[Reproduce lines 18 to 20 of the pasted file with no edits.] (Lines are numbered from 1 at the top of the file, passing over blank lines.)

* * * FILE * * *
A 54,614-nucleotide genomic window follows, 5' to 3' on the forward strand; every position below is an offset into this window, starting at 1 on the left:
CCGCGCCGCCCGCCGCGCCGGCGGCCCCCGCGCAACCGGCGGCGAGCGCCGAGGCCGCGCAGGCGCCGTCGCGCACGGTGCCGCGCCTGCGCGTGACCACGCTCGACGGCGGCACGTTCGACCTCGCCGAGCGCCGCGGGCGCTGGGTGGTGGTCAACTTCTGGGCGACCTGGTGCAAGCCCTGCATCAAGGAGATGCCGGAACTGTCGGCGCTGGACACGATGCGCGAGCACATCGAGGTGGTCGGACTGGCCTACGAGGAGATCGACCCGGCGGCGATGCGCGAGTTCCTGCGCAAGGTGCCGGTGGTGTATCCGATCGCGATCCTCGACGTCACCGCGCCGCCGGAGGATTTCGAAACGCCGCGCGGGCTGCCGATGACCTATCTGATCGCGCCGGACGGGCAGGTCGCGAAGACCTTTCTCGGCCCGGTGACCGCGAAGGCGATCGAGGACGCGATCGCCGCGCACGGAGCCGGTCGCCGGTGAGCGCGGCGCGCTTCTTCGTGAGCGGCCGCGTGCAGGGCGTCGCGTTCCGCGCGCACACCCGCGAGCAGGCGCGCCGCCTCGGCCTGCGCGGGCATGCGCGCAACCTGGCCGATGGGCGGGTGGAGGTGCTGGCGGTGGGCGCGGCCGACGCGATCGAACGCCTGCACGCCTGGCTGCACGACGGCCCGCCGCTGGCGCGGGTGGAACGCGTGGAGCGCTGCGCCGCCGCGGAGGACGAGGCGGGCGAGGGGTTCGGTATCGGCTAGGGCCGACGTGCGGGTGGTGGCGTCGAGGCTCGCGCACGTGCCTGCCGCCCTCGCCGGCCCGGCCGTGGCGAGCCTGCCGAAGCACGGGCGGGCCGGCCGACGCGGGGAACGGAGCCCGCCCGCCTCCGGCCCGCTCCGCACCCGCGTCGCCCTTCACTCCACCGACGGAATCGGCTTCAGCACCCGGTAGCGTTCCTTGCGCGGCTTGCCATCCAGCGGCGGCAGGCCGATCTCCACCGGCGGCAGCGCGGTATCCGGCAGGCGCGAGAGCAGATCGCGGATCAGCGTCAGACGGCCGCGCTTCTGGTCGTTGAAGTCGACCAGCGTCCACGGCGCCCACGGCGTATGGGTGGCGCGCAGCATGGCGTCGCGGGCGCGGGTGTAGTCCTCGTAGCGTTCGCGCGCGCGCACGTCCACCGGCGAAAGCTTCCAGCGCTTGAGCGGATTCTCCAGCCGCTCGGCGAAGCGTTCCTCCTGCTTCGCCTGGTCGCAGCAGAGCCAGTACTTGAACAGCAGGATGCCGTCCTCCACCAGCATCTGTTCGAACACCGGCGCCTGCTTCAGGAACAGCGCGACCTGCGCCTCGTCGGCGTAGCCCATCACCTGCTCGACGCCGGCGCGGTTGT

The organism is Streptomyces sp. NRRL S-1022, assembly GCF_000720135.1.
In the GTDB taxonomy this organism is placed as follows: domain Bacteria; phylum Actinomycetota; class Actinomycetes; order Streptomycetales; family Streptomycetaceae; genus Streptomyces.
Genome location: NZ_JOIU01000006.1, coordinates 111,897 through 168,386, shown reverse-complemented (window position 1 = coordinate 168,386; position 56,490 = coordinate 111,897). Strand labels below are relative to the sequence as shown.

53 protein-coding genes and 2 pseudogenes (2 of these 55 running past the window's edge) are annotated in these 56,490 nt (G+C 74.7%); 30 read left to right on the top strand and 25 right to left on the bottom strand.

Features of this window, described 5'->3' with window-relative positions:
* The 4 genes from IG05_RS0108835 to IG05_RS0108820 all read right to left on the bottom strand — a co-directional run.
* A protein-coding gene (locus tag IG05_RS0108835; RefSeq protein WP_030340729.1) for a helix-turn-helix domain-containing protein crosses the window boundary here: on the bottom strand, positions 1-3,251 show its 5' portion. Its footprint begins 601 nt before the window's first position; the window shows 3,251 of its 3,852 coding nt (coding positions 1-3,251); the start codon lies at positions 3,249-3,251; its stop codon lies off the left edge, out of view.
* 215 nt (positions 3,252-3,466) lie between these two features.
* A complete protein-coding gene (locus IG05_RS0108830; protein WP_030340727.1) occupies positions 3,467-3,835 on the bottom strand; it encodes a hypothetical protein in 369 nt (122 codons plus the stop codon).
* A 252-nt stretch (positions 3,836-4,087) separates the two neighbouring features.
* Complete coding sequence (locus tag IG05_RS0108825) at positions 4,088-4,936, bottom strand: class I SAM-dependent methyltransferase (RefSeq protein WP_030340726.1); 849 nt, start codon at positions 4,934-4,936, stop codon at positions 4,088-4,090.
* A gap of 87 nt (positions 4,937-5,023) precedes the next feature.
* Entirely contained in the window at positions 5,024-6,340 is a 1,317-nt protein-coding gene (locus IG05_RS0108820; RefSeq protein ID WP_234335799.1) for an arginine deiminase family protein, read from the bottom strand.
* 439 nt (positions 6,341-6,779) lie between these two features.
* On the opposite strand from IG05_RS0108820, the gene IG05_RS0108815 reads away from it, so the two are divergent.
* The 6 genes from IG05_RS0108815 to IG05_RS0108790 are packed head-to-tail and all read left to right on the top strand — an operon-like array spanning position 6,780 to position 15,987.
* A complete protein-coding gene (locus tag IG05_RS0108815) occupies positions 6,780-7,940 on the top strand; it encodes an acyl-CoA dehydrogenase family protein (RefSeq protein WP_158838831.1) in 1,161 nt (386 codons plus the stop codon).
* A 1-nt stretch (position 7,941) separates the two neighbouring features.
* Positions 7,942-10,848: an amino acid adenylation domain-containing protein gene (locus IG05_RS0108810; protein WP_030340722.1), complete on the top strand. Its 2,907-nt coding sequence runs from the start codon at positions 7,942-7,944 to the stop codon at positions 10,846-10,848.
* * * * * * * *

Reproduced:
* The 6 genes from IG05_RS0108815 to IG05_RS0108790 are packed head-to-tail and all read left to right on the top strand — an operon-like array spanning position 6,780 to position 15,987.
* A complete protein-coding gene (locus tag IG05_RS0108815) occupies positions 6,780-7,940 on the top strand; it encodes an acyl-CoA dehydrogenase family protein (RefSeq protein WP_158838831.1) in 1,161 nt (386 codons plus the stop codon).
* A 1-nt stretch (position 7,941) separates the two neighbouring features.